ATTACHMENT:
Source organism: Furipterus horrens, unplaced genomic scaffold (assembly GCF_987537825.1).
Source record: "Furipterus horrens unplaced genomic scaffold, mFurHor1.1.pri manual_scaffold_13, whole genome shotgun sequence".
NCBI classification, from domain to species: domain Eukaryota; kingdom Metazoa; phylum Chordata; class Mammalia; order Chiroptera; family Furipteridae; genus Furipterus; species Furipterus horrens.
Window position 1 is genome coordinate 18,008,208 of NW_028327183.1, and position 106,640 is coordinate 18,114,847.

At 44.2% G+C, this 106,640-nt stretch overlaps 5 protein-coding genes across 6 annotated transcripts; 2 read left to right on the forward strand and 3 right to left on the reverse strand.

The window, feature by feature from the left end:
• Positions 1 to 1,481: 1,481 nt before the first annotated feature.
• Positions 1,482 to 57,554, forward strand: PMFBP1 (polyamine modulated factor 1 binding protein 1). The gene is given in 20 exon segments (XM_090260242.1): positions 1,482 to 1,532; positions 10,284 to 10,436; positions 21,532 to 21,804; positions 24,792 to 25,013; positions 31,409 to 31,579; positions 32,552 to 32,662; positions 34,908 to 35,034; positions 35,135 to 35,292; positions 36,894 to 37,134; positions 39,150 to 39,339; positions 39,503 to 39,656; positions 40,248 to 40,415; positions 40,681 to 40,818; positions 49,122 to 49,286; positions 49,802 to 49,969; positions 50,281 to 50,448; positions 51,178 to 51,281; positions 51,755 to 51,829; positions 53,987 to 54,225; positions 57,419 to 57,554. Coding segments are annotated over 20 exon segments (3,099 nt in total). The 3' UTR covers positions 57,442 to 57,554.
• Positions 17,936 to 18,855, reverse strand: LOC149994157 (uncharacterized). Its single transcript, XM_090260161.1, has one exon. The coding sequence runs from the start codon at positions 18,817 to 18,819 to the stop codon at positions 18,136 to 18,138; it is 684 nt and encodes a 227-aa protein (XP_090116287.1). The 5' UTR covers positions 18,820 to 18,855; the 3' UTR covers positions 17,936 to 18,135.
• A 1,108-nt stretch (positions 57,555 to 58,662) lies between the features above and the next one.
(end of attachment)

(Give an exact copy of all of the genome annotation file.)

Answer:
Source organism: Furipterus horrens, unplaced genomic scaffold (assembly GCF_987537825.1).
Source record: "Furipterus horrens unplaced genomic scaffold, mFurHor1.1.pri manual_scaffold_13, whole genome shotgun sequence".
NCBI classification, from domain to species: domain Eukaryota; kingdom Metazoa; phylum Chordata; class Mammalia; order Chiroptera; family Furipteridae; genus Furipterus; species Furipterus horrens.
Window position 1 is genome coordinate 18,008,208 of NW_028327183.1, and position 106,640 is coordinate 18,114,847.

At 44.2% G+C, this 106,640-nt stretch overlaps 5 protein-coding genes across 6 annotated transcripts; 2 read left to right on the forward strand and 3 right to left on the reverse strand.

The window, feature by feature from the left end:
• Positions 1 to 1,481: 1,481 nt before the first annotated feature.
• Positions 1,482 to 57,554, forward strand: PMFBP1 (polyamine modulated factor 1 binding protein 1). The gene is given in 20 exon segments (XM_090260242.1): positions 1,482 to 1,532; positions 10,284 to 10,436; positions 21,532 to 21,804; positions 24,792 to 25,013; positions 31,409 to 31,579; positions 32,552 to 32,662; positions 34,908 to 35,034; positions 35,135 to 35,292; positions 36,894 to 37,134; positions 39,150 to 39,339; positions 39,503 to 39,656; positions 40,248 to 40,415; positions 40,681 to 40,818; positions 49,122 to 49,286; positions 49,802 to 49,969; positions 50,281 to 50,448; positions 51,178 to 51,281; positions 51,755 to 51,829; positions 53,987 to 54,225; positions 57,419 to 57,554. Coding segments are annotated over 20 exon segments (3,099 nt in total). The 3' UTR covers positions 57,442 to 57,554.
• Positions 17,936 to 18,855, reverse strand: LOC149994157 (uncharacterized). Its single transcript, XM_090260161.1, has one exon. The coding sequence runs from the start codon at positions 18,817 to 18,819 to the stop codon at positions 18,136 to 18,138; it is 684 nt and encodes a 227-aa protein (XP_090116287.1). The 5' UTR covers positions 18,820 to 18,855; the 3' UTR covers positions 17,936 to 18,135.
• A 1,108-nt stretch (positions 57,555 to 58,662) lies between the features above and the next one.